🟧 [ Dutch week ] ASML, the most strategic European giant you've never heard of
While most of you are probably returning to work this week, I've decided to share a few insights about the Netherlands' tech, design, and innovation. As a country which is only twice as big as London, it makes few headlines, so this might be an interesting exercise. Here goes...
Let's kick off our 'Dutch week' with ASML, which is, in 2022, indisputably in the top five of the most strategic European companies. ASML ("Advanced Semiconductor Materials Lithography") was founded in 1984 and has been since then in the business of building the machines that produce microchips (that's photolithography systems for you).
An unknown giant
Chances are you don't know anything about this company if you even know its name! But here are a few amazing facts about ASML:
- Philips initially launched the company in Eindhoven as a small joint venture. In the nineties, struggling to face Nikon and Canon's competition on photolithography, Philips decided to spin it off in a Kodak moment. ASML's sales started to take off in 1991, and by 1995 it had caught up with both Nikon and Canon. Now ASML is as large as its old mother company.
- In 2015, ASML was famously the victim of intellectual property theft from its Silicon Valley subsidiary. The case involved "six former ASML employees, all with Chinese names" tied to the Chinese Ministry of Science and Technology.
- In a rare reversal move for a European company, ASML acquired in 2000 a leading U.S. company: the Silicon Valley Group – No, I'm not making up the name.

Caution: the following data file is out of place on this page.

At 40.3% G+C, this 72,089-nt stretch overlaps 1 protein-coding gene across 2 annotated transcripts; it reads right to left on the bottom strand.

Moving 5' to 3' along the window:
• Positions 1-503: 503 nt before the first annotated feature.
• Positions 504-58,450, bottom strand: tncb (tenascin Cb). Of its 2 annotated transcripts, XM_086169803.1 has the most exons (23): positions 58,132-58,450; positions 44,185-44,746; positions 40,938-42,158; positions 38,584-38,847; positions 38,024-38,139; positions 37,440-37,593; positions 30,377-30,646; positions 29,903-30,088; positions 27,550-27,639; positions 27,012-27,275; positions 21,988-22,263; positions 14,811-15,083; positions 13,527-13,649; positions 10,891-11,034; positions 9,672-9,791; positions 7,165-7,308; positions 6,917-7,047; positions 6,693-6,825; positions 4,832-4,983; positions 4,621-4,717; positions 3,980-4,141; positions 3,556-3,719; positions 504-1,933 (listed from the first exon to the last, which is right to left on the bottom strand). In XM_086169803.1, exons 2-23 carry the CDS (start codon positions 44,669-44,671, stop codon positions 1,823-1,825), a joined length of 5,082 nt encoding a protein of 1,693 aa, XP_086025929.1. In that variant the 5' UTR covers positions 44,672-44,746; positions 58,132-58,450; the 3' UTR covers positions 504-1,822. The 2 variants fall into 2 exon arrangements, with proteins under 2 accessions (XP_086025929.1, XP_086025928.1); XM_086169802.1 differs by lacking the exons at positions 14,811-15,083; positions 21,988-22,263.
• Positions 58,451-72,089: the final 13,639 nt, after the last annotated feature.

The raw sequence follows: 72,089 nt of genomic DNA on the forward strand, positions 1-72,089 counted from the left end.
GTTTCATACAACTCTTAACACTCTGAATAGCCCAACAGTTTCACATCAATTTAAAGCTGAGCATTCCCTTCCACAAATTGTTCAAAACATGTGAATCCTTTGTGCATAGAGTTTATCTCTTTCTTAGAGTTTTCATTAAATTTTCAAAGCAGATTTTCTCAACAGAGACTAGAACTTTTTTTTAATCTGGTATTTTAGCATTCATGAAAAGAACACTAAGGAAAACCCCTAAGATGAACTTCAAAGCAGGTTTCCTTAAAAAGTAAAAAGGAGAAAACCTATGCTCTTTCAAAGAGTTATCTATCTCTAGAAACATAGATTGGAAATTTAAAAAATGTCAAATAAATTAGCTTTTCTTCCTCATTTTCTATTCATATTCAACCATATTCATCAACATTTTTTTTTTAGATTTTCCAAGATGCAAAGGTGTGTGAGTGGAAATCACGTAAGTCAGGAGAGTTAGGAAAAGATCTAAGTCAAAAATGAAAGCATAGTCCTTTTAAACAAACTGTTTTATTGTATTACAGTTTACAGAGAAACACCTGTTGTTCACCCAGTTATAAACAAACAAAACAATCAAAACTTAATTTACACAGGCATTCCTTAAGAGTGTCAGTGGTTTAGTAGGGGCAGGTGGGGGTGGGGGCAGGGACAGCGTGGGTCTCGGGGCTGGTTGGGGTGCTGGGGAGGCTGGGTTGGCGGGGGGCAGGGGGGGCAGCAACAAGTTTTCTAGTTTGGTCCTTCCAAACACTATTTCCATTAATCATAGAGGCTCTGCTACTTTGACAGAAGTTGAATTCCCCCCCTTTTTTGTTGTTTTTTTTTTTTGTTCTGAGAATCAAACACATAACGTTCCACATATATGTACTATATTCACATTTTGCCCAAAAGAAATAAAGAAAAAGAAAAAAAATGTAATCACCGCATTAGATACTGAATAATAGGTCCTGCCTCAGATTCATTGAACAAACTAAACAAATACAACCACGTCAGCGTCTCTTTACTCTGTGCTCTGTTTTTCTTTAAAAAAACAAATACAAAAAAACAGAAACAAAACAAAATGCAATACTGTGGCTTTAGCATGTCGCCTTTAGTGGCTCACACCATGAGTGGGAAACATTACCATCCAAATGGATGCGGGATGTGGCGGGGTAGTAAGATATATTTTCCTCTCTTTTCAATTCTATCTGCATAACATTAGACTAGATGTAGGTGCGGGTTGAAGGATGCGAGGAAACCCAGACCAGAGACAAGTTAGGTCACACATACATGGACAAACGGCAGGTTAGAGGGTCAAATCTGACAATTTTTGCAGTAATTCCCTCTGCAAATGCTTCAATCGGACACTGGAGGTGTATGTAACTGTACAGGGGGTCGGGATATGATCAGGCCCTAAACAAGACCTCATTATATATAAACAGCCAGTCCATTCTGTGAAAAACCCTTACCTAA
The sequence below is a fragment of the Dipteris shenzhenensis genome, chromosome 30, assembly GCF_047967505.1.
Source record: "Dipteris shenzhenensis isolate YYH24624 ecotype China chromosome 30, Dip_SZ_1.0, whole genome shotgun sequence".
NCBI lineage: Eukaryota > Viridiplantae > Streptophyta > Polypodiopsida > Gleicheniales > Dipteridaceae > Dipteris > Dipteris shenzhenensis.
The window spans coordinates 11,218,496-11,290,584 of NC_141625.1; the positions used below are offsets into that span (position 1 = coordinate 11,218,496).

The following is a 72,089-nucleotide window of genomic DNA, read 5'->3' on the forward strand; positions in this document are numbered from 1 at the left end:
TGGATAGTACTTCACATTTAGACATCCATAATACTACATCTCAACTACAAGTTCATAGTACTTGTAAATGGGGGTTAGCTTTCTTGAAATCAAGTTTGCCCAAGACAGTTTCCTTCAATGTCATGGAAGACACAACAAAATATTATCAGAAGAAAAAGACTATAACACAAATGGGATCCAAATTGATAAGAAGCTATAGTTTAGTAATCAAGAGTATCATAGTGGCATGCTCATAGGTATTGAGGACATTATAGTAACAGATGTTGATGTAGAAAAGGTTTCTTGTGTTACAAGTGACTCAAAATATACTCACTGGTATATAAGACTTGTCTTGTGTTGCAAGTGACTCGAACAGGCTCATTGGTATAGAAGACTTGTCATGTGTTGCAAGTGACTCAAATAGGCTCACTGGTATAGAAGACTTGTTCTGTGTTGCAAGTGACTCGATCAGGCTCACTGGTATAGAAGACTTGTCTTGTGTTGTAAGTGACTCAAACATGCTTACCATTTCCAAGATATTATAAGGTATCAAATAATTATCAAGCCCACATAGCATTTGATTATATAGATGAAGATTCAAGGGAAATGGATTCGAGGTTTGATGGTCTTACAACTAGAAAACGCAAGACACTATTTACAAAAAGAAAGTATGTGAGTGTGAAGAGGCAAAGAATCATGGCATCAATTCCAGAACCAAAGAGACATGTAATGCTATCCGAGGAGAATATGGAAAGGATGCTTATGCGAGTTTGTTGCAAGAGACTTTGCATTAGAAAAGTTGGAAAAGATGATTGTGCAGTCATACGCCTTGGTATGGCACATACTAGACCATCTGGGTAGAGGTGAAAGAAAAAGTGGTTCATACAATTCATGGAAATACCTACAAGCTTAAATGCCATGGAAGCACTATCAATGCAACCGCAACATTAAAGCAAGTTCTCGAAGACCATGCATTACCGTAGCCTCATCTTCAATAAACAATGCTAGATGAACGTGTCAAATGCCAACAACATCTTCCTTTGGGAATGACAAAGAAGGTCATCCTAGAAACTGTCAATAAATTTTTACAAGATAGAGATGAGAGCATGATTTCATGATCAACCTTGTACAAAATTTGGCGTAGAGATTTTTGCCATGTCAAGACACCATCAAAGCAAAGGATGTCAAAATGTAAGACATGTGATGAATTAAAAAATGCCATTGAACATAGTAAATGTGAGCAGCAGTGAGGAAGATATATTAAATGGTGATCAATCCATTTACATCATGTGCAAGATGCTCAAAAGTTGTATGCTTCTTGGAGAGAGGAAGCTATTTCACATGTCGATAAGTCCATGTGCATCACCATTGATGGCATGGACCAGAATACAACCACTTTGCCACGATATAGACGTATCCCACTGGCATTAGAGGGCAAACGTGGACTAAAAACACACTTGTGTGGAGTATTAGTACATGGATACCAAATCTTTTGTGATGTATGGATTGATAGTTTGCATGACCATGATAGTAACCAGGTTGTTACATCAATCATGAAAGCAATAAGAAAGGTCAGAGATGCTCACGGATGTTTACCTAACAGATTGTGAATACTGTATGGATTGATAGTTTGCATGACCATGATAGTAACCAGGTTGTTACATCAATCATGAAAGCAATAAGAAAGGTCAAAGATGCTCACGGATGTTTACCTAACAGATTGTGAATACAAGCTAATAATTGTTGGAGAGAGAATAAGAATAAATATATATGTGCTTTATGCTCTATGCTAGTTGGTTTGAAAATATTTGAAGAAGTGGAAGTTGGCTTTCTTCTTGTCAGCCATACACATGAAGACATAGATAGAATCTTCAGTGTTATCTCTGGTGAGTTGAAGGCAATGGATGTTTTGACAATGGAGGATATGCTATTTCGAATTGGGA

- The only reason Moore's law is still working for microchip performance is that ASML invented extreme ultraviolet lithography (EUV) technology. This allows customers such as Samsung and TSMC to design 7 nm, 5 nm, and now 3 nm semi-conductors, breaking the wall of the previous 22 nm generation (to keep it simple: the smaller you can engrave a chip, the denser its surface, the more power you have). Getting there required $9 billion and 17 years of R&D.
- An ASML EUV production tool is a 180 tons machine that requires three Boeing 747 to be shipped to Asia and a $1B local site infrastructure to use it. ASML can only currently produce about 40 units per year, organizing manufacturing with more than 4,000 high-end suppliers.
- Just selling a few hundred products a year, ASML's total revenues were $18.6B in 2021 and a net income of $5.9B. For comparison, UBER made $17B with a negative operating income of $3.4B.
- As a strategic European technology provider, ASML is increasingly caught in the crossfire of U.S. sanctions against China.
Why should you care?
ASML is indisputably one of the most strategic companies embodying Europe's technology leadership, probably more than any other one. In terms of structure, manufacturing, R&D, and net operating income, it's pretty comparable to Airbus in many ways. There's one key difference: unlike Airbus, AMSL is not even in a duopoly stand-off with another significant competitor. No, ASML's worldwide market share in the semi-conductor lithography industry is about 90%. As such, they are the upstream key bottleneck to producing most worldwide electronic devices and appliances, computers, cars, etc.
In 2022, it's worth remembering that we are in a technology cold war that is heating up quite steadily. And in this war, Europe is not a frail player, only surviving because of the benevolence of our U.S. friend while we try to mimic Silicon Valley with startup envy.
Thanks to Trung Phan for the original idea of writing on ASML 👋